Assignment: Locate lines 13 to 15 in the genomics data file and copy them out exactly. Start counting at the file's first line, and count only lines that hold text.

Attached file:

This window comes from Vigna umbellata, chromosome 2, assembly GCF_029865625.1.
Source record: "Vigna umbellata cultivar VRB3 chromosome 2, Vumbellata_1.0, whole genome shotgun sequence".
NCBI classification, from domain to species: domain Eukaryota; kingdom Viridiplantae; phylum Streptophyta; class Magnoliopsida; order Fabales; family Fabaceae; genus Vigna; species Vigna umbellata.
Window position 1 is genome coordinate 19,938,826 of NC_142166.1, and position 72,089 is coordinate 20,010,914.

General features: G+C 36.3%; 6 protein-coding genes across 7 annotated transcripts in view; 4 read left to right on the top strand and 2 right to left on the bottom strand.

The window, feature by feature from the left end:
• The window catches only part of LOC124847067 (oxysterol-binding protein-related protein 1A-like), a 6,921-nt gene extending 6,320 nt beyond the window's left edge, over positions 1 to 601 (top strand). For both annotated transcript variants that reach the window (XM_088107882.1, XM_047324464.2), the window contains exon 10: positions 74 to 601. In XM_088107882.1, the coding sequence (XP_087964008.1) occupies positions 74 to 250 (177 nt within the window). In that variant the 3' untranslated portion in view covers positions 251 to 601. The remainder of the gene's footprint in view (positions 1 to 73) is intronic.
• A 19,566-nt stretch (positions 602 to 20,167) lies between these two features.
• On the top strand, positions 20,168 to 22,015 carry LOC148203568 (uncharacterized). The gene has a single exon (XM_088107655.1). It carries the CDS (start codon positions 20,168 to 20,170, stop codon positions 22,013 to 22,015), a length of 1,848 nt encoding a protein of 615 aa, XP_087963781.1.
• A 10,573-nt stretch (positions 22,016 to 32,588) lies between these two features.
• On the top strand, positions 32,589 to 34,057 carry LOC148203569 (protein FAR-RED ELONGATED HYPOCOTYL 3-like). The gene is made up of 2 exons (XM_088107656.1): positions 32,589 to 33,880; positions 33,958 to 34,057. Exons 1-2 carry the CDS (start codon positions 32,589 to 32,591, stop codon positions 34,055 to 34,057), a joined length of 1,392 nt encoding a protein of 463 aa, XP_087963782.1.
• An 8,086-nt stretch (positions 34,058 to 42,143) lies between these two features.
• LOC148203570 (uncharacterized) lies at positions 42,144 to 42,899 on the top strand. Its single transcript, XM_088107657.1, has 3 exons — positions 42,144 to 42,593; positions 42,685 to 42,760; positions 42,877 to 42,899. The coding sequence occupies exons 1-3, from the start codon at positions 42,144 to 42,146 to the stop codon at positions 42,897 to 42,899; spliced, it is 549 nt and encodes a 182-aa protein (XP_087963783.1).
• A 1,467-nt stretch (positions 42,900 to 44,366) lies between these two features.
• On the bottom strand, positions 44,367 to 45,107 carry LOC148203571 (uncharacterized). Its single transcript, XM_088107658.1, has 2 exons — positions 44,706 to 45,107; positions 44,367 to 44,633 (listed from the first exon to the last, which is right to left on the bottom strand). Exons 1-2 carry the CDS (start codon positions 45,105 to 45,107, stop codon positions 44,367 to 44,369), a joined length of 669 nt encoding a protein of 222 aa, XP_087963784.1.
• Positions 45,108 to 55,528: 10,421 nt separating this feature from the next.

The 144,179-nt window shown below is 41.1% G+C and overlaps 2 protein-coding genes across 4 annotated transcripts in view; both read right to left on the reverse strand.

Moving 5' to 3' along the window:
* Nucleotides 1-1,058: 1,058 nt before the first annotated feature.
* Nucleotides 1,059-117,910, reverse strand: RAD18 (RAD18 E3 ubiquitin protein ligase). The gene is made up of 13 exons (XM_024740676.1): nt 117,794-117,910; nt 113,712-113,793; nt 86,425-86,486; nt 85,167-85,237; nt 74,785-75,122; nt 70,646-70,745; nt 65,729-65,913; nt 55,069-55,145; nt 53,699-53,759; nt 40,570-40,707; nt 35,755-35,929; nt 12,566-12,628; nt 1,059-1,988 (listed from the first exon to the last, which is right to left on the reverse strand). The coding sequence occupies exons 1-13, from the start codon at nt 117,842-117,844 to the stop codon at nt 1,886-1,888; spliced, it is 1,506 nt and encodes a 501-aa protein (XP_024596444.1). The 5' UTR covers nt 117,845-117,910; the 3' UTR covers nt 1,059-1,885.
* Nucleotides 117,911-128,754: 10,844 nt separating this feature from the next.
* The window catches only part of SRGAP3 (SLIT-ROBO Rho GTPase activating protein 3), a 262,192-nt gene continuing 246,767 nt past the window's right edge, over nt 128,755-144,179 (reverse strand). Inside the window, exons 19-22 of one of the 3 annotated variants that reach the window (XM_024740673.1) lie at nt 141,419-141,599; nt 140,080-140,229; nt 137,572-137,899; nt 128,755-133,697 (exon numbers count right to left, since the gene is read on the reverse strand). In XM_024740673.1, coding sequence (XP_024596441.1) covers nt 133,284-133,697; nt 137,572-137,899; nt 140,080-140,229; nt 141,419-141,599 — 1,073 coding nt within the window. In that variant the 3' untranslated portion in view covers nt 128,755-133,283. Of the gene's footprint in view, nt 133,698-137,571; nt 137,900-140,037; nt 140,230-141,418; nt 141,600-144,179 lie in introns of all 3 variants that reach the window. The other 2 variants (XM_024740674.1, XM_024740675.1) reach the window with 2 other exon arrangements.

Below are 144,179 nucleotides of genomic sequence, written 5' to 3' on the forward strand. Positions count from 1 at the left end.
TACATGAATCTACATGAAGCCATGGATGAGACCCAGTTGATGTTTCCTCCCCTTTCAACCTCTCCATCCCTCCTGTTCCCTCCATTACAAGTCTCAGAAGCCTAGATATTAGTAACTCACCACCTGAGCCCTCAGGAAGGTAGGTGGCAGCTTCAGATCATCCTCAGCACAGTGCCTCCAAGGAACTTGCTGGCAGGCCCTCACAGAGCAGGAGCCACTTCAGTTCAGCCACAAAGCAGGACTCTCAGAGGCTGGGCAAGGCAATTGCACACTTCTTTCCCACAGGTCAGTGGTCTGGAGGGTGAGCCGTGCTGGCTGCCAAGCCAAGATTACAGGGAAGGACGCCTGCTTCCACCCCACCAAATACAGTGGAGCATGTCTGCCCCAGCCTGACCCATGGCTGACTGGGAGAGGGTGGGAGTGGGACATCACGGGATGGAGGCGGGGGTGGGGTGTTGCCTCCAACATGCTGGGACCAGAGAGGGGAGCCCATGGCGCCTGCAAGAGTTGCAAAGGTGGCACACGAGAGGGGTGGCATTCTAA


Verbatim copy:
• LOC148203570 (uncharacterized) lies at positions 42,144 to 42,899 on the top strand. Its single transcript, XM_088107657.1, has 3 exons — positions 42,144 to 42,593; positions 42,685 to 42,760; positions 42,877 to 42,899. The coding sequence occupies exons 1-3, from the start codon at positions 42,144 to 42,146 to the stop codon at positions 42,897 to 42,899; spliced, it is 549 nt and encodes a 182-aa protein (XP_087963783.1).
• A 1,467-nt stretch (positions 42,900 to 44,366) lies between these two features.
• On the bottom strand, positions 44,367 to 45,107 carry LOC148203571 (uncharacterized). Its single transcript, XM_088107658.1, has 2 exons — positions 44,706 to 45,107; positions 44,367 to 44,633 (listed from the first exon to the last, which is right to left on the bottom strand). Exons 1-2 carry the CDS (start codon positions 45,105 to 45,107, stop codon positions 44,367 to 44,369), a joined length of 669 nt encoding a protein of 222 aa, XP_087963784.1.